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Article

Brain Magnetic Resonance Imaging Findings in Infantile Spasms

Section of Neurology, Department of Pediatrics, Faculty of Medicine, King Abdulaziz University, Jeddah 21589, Saudi Arabia
Neurol. Int. 2022, 14(1), 261-270; https://doi.org/10.3390/neurolint14010021
Submission received: 3 January 2022 / Revised: 20 February 2022 / Accepted: 24 February 2022 / Published: 3 March 2022

Abstract

:
Background: Infantile spasms are an age-specific epileptic disorder. They occur in infancy and early childhood. They can be caused by multiple etiologies. Structural abnormalities represent an important cause of infantile spasms. Brain magnetic resonance imaging (MRI) is one of the integral modalities in the evaluation of this condition. Purpose: The aim of this study is to review and analyze the clinical characteristics and brain MRI findings in a cohort of children diagnosed with infantile spasms. Material and Methods: A cohort of fifty-six children diagnosed with infantile spasms in infancy and early childhood was included. All of them underwent brain MRI for evaluation. The study was conducted in the period from January 2016 to January 2020. Results: Females comprised 57% of the cohort. The mean age for seizure onset was 5.9 months (SD 2.7). Forty-one patients (73%) had active epilepsy, and 51% were diagnosed with global developmental delay. Consanguinity was present in 59% of the cohort. Most of the follow-up MRIs showed structural abnormalities (84%). Hypoxia was reported in 17% of MRIs. Malformations of cortical development were seen in five patients. Brain MRI findings were normal in 16% of patients, and delayed myelination was seen in nineteen patients. Most of the children with active epilepsy (64%) and developmental delay (82%) had an abnormal brain MRI. It was noticed that abnormal second brain MRIs were more likely to be associated with active epilepsy and developmental delay (p = 0.05). Conclusions: Brain MRI is an integral part of infantile spasms’ clinical evaluation. Infantile spasms and abnormal brain MRI can be associated with active epilepsy and global developmental delay.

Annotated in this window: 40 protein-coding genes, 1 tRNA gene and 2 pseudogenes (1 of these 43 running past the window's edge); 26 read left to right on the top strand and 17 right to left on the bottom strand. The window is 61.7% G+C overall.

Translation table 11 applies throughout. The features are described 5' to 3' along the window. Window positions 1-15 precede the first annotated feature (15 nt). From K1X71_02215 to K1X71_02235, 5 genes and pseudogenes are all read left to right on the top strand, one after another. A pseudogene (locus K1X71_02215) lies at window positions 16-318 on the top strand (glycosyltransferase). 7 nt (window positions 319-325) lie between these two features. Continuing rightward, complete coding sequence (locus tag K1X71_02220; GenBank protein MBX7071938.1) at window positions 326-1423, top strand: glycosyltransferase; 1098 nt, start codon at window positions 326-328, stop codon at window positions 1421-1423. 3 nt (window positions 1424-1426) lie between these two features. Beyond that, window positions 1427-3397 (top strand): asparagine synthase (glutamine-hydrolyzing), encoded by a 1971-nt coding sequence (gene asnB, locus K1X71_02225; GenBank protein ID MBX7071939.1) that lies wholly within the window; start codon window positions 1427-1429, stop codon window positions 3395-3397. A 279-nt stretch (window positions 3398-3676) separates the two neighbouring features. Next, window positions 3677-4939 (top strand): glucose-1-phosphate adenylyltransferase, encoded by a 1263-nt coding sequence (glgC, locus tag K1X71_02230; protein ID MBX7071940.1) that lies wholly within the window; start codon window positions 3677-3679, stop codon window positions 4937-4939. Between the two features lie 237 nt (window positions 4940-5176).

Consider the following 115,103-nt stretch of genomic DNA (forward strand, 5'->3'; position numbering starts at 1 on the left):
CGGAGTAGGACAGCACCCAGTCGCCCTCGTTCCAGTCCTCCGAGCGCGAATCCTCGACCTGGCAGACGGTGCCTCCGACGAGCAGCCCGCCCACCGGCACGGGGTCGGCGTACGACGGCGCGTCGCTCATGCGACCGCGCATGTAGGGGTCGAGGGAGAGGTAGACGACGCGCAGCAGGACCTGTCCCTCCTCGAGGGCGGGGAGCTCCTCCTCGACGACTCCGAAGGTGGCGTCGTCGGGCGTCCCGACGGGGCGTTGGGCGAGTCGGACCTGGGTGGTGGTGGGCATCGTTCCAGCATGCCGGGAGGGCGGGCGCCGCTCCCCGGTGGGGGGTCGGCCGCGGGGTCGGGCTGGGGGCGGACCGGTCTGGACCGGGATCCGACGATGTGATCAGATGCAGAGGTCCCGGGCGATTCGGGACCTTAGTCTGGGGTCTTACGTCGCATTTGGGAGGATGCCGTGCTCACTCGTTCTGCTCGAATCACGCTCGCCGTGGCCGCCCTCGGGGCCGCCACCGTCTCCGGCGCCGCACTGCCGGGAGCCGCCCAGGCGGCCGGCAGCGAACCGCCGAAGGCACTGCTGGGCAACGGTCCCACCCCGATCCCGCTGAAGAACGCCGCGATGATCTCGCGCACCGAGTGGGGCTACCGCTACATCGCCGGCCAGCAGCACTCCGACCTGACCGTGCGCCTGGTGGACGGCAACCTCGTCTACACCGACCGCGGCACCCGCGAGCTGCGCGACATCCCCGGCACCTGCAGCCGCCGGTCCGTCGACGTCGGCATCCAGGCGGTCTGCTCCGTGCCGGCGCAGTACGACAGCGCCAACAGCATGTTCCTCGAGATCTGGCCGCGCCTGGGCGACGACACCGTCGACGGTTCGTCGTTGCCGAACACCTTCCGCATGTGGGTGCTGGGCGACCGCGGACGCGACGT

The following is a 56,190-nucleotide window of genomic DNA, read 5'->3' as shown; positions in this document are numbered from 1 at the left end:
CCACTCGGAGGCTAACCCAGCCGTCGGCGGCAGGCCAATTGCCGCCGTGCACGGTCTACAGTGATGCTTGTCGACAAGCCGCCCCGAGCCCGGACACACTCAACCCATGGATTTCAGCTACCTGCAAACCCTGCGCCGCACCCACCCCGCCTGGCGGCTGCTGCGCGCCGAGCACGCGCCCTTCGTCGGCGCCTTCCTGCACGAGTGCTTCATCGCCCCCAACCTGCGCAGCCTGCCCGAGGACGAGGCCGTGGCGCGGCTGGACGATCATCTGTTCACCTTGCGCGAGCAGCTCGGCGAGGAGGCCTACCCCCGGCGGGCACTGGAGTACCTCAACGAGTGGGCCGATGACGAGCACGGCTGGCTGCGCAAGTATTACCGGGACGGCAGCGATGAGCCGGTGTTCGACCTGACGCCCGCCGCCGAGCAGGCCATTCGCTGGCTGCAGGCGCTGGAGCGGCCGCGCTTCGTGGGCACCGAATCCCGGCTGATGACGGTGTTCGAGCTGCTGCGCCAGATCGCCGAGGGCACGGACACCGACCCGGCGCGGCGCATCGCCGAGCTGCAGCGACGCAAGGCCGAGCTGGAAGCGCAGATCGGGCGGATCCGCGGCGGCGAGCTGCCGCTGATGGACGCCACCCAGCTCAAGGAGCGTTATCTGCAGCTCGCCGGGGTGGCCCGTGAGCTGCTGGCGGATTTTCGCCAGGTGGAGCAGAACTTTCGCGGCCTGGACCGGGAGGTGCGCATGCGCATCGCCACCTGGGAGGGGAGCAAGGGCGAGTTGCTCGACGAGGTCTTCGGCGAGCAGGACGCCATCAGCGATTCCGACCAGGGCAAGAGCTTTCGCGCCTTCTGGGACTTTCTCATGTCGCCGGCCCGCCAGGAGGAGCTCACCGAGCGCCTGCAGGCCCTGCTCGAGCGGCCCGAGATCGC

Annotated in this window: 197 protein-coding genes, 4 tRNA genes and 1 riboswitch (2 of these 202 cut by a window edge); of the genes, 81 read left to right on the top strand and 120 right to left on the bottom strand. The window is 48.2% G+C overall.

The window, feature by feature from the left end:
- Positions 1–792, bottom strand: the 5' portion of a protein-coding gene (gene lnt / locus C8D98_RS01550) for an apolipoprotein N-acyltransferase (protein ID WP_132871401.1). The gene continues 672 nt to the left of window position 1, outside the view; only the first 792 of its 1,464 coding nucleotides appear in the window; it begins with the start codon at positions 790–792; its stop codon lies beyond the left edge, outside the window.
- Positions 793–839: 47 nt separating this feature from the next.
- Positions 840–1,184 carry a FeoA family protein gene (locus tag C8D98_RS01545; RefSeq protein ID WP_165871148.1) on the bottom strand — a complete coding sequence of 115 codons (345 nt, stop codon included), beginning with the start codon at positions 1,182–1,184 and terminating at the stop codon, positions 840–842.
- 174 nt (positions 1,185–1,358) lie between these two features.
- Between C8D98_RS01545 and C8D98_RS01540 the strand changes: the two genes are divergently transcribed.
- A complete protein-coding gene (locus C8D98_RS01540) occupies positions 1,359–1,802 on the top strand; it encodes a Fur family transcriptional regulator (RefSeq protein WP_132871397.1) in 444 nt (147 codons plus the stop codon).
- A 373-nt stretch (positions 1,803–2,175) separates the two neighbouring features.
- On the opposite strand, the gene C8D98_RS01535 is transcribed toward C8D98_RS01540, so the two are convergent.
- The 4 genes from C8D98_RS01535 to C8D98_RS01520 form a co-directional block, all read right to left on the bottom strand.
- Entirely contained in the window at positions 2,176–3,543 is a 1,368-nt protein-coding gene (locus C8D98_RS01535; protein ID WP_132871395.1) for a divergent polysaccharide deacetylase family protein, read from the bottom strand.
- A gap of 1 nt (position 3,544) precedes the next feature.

1. Introduction

Infantile spasms (IS) are one of the early-onset epilepsy syndromes. They are characterized by the occurrence of flexion, extension or a mixed cluster of spasms. They can occur up to tens of times per day. Sometimes, they can be associated with sudden crying, eye closure or apnea [1]. Usually, they occur in infancy before the age of 1 year and, to a lesser extent, in early childhood years. They can lead to developmental regression. Infantile spasms constitute 2–4% of childhood epilepsies [2,3]. The International League Against Epilepsy (ILAE) designated West syndrome as an electroclinical syndrome with onset in infancy and epileptic spasms as a type of seizure. It was first described by Dr. W J West in a letter to the editor of The Lancet in 1841 describing IS in his own son [4].